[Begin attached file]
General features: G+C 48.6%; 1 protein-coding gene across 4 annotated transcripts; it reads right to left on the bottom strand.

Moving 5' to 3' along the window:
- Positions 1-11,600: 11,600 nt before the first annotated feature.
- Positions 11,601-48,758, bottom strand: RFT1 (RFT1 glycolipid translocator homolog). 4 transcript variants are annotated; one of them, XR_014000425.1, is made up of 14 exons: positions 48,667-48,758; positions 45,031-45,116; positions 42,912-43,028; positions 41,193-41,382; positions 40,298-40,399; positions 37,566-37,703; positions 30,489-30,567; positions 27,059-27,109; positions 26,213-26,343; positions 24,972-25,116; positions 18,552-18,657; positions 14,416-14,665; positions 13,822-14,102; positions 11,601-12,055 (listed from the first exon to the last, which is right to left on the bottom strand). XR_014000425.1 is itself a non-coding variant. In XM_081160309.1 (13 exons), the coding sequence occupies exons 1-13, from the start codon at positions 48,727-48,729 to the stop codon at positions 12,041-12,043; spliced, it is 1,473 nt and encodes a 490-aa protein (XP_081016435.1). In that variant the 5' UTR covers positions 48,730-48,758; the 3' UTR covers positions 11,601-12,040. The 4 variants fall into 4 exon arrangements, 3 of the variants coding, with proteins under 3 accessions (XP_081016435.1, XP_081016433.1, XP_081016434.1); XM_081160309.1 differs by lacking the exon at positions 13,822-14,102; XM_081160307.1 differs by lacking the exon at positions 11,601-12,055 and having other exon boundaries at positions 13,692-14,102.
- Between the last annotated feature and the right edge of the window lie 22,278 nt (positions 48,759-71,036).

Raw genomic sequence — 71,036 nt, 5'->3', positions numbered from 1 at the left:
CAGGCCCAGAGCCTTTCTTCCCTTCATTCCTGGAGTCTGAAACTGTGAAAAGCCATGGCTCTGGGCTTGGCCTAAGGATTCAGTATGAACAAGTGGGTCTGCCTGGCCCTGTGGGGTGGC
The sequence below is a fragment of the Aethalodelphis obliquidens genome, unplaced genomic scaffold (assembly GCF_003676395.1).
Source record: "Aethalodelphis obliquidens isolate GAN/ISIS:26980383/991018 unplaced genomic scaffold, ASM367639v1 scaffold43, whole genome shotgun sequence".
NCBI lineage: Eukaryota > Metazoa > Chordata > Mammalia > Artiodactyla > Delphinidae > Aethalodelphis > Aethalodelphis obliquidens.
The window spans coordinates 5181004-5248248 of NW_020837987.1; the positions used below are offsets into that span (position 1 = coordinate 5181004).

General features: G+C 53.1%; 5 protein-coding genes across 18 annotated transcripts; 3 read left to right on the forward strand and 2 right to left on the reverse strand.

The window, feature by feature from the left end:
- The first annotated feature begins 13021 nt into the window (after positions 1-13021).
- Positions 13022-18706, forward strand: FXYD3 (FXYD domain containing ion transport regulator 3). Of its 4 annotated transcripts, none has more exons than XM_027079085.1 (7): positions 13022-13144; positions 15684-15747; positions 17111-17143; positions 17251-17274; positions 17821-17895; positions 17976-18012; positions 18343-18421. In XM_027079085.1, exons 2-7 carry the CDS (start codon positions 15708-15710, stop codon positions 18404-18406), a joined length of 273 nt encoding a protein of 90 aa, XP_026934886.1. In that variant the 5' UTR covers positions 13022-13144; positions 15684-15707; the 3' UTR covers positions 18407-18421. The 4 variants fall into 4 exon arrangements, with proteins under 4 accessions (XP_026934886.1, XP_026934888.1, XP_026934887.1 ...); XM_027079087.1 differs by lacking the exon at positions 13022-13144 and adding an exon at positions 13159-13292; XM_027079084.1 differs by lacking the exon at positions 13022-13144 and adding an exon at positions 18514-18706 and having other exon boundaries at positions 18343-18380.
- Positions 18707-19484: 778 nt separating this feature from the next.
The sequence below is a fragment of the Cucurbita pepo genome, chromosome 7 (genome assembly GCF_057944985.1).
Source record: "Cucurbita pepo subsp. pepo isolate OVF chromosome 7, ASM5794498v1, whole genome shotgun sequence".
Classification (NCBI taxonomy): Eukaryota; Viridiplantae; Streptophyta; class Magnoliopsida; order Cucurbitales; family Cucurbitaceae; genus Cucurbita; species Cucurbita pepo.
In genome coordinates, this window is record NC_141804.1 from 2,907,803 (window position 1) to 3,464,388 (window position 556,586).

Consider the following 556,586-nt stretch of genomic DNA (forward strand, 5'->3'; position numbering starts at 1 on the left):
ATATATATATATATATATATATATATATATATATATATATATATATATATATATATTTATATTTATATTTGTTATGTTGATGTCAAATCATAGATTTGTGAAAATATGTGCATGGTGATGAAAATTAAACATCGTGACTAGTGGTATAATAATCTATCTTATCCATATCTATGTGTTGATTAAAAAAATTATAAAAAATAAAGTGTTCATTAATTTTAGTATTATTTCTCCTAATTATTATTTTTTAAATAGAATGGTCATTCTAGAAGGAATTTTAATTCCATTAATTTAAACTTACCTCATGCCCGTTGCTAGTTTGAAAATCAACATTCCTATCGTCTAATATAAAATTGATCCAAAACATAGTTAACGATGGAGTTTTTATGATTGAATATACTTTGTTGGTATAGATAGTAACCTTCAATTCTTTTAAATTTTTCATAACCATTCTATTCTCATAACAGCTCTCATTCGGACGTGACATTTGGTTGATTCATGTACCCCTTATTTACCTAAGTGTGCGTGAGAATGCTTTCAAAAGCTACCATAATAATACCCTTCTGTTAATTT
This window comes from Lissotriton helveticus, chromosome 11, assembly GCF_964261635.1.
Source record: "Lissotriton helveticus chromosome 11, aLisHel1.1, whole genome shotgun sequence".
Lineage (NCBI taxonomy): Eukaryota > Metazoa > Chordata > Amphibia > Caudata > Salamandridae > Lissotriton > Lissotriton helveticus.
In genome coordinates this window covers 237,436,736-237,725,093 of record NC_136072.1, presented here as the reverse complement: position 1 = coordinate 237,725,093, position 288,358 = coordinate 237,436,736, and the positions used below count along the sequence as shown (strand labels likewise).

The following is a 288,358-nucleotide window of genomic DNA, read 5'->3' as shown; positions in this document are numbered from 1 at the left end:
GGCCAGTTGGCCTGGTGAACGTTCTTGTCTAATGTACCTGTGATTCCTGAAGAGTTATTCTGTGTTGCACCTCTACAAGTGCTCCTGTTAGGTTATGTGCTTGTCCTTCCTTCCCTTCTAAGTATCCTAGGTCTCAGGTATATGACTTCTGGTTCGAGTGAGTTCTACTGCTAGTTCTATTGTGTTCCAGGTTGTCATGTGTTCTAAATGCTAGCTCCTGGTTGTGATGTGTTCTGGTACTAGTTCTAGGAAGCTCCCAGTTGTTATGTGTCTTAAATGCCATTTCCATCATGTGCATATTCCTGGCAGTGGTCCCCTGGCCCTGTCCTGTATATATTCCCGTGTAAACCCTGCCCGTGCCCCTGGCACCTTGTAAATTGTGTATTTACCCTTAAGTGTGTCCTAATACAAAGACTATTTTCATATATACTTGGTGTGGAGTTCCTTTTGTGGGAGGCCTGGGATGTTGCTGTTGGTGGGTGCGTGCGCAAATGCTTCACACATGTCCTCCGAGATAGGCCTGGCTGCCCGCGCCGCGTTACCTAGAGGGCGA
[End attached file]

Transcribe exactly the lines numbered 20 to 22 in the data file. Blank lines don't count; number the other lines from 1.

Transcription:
In genome coordinates, this window is record NC_141804.1 from 2,907,803 (window position 1) to 3,464,388 (window position 556,586).

Consider the following 556,586-nt stretch of genomic DNA (forward strand, 5'->3'; position numbering starts at 1 on the left):
ATATATATATATATATATATATATATATATATATATATATATATATATATATATATTTATATTTATATTTGTTATGTTGATGTCAAATCATAGATTTGTGAAAATATGTGCATGGTGATGAAAATTAAACATCGTGACTAGTGGTATAATAATCTATCTTATCCATATCTATGTGTTGATTAAAAAAATTATAAAAAATAAAGTGTTCATTAATTTTAGTATTATTTCTCCTAATTATTATTTTTTAAATAGAATGGTCATTCTAGAAGGAATTTTAATTCCATTAATTTAAACTTACCTCATGCCCGTTGCTAGTTTGAAAATCAACATTCCTATCGTCTAATATAAAATTGATCCAAAACATAGTTAACGATGGAGTTTTTATGATTGAATATACTTTGTTGGTATAGATAGTAACCTTCAATTCTTTTAAATTTTTCATAACCATTCTATTCTCATAACAGCTCTCATTCGGACGTGACATTTGGTTGATTCATGTACCCCTTATTTACCTAAGTGTGCGTGAGAATGCTTTCAAAAGCTACCATAATAATACCCTTCTGTTAATTT